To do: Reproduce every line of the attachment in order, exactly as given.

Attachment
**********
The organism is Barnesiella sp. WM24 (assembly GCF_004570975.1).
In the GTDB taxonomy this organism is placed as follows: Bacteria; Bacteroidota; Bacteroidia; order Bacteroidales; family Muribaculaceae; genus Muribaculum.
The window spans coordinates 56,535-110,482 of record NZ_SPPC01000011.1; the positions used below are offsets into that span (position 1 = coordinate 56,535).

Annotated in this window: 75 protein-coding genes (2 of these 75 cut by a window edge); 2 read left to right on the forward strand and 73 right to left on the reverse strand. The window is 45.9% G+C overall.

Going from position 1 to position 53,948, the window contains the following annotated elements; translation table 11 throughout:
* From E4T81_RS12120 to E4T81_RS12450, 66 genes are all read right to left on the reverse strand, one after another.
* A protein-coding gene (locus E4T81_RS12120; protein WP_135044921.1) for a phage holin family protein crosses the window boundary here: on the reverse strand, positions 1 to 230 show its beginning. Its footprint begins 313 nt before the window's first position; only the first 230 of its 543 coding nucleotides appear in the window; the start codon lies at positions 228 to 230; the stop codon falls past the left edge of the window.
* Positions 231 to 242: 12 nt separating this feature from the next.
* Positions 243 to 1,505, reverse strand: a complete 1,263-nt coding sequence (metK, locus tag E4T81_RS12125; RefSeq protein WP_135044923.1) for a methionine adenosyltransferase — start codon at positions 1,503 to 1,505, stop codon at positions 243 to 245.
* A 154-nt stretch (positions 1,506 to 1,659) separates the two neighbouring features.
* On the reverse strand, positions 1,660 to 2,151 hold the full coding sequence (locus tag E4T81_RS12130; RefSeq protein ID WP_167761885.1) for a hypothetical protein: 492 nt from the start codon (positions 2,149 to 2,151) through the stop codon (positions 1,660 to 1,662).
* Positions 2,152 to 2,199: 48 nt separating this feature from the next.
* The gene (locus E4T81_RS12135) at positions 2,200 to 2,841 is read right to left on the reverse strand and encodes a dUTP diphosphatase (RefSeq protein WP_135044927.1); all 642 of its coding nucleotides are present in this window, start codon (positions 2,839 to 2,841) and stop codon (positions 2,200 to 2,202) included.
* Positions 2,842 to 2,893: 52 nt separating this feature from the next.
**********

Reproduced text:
The organism is Barnesiella sp. WM24 (assembly GCF_004570975.1).
In the GTDB taxonomy this organism is placed as follows: Bacteria; Bacteroidota; Bacteroidia; order Bacteroidales; family Muribaculaceae; genus Muribaculum.
The window spans coordinates 56,535-110,482 of record NZ_SPPC01000011.1; the positions used below are offsets into that span (position 1 = coordinate 56,535).

Annotated in this window: 75 protein-coding genes (2 of these 75 cut by a window edge); 2 read left to right on the forward strand and 73 right to left on the reverse strand. The window is 45.9% G+C overall.

Going from position 1 to position 53,948, the window contains the following annotated elements; translation table 11 throughout:
* From E4T81_RS12120 to E4T81_RS12450, 66 genes are all read right to left on the reverse strand, one after another.
* A protein-coding gene (locus E4T81_RS12120; protein WP_135044921.1) for a phage holin family protein crosses the window boundary here: on the reverse strand, positions 1 to 230 show its beginning. Its footprint begins 313 nt before the window's first position; only the first 230 of its 543 coding nucleotides appear in the window; the start codon lies at positions 228 to 230; the stop codon falls past the left edge of the window.
* Positions 231 to 242: 12 nt separating this feature from the next.
* Positions 243 to 1,505, reverse strand: a complete 1,263-nt coding sequence (metK, locus tag E4T81_RS12125; RefSeq protein WP_135044923.1) for a methionine adenosyltransferase — start codon at positions 1,503 to 1,505, stop codon at positions 243 to 245.
* A 154-nt stretch (positions 1,506 to 1,659) separates the two neighbouring features.
* On the reverse strand, positions 1,660 to 2,151 hold the full coding sequence (locus tag E4T81_RS12130; RefSeq protein ID WP_167761885.1) for a hypothetical protein: 492 nt from the start codon (positions 2,149 to 2,151) through the stop codon (positions 1,660 to 1,662).
* Positions 2,152 to 2,199: 48 nt separating this feature from the next.
* The gene (locus E4T81_RS12135) at positions 2,200 to 2,841 is read right to left on the reverse strand and encodes a dUTP diphosphatase (RefSeq protein WP_135044927.1); all 642 of its coding nucleotides are present in this window, start codon (positions 2,839 to 2,841) and stop codon (positions 2,200 to 2,202) included.
* Positions 2,842 to 2,893: 52 nt separating this feature from the next.